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PD: primarily caused by loss of? men vs. women?

gradual loss of DA producing neurons in SN pars compacta and striatum. men get it at a higher rate, 2:1


PD: prevalence? # people affected?

2nd most prevalent ND disease. over 1 million US, 130 000 Cads.


7 major functions of DA

control/regulation of bevhaiour. mental health. voluntary movement. reward seeking behaviour. memory. ability to learn. secretion of prolactin from ant pit.


3 DA pathways

nigrostriatal. mesolimbic/mesocortical. tuberinfundibular.


most neurons that produce DA originate in? name of brain part?

ventral midbrain: substantia nigra and ventral tegmental area. midbrain = mesencephalon


where to SN neurons project to? two parts of SN?

project to striatum to regulate motor control. pars compacta + pars reticulata.


pars compacta vs. pars reticulata

compacta: input to basal ganglia circuit, main DA conduit to striatum. reticulata: major ouput from BG, mostly GABA neurons and go to extrinsic structures


DA neurons: what enzymes? also expresses high lllevels of? expresses what transporter?

tyrosine hydroxylase and l-aromatic amino acid decarboxylase to make DA. neuromelanin. dopamine active transporter


neuromenalin: does what?

makes DA neurons appear blackened. by product of dopamine metabolism by MAO. might be protective against oxidative stress; decreased neuromelanin = increased neurotoxicity


development of DA neurons: what signal?

SHH sonic hedge hog; induces ventral cells


2 major forms of DP?

familial = genetic aberrations + mutations. idiopathic = combo of genetic suscpebility + enviornment factors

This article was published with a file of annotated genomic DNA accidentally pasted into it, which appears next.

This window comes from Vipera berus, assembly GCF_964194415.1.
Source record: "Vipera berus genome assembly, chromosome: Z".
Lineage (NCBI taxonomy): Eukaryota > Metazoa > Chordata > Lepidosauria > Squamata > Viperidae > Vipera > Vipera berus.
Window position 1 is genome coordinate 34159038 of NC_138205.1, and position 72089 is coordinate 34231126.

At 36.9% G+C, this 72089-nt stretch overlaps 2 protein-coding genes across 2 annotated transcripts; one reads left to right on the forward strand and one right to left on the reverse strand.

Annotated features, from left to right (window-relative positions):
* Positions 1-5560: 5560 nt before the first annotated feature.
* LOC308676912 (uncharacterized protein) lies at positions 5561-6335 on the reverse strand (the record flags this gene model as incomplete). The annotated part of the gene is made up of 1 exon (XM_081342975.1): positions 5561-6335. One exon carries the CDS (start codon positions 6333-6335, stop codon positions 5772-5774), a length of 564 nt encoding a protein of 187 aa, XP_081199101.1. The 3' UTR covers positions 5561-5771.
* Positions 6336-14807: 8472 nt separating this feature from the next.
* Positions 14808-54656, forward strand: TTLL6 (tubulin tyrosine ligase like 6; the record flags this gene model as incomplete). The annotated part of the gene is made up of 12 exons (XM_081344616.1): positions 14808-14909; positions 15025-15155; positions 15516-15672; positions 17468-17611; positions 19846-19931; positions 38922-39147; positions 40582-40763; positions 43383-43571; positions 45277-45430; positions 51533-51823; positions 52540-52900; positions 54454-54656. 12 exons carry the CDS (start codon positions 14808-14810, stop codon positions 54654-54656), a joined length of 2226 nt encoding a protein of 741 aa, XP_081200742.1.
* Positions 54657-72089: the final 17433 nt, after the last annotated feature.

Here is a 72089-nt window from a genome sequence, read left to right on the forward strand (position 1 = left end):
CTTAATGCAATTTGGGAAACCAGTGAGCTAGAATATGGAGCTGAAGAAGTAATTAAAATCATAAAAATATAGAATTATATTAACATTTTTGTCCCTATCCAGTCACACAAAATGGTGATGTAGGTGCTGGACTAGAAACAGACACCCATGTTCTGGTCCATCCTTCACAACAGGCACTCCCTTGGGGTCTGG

risk factors for PD

familiar genetic risk factors. exogenous neurotoxins. insecticides, herbicides, infections, cranial trauma, stress, age


6 major genes for familial PD

SNCA for a synuclein. Prkn = parkin. LRRK 2. PINK1. UCHL 1. DJ 1


DA neurotoxicity associated with what features?

lewy body formation. abnormalities in protein degradation. protein trafficking. mitochondrial malfunction. microtubule assembly. embryonic development. inflmammation


autosomal dominant: what 3 proteins?

a-synuclein. LRRK2. UCHL1 --> gain of function


autosomal recessive: what mutations?

Parkin, PINK1, DJ1 --> loss of function


a synuclein: expressed where? localized? associated with?

highly expressed throughout NS, esp in presynp terminals. significant localized with vesicles associated with vesicular transport; can be found associated with membrane lipids


LRRK2: aka? important for? also involved in?

Dardarin. important signalling molecule. also involved with other NDDs like AD>


LRRK2: lcoalized? involved in what processes? mutations and PD?

cytoplasm, membraneous organelles, mitochondria, plasma membrane. endosomal recycling, signalling pathways. pts with LRRK2 mutations = milder, more treatable.


UCHL 1: abundance? found where?

highly abundant total brain protein. found mostly in neurons and neuroendocrine cells.


UCHL 1: what function?

involved in recyling of ubiquitin: de-ubiquinating enzyme, and so protects protein from degradation


overexpress UCHL1 = what?

accumulation of a-synuclein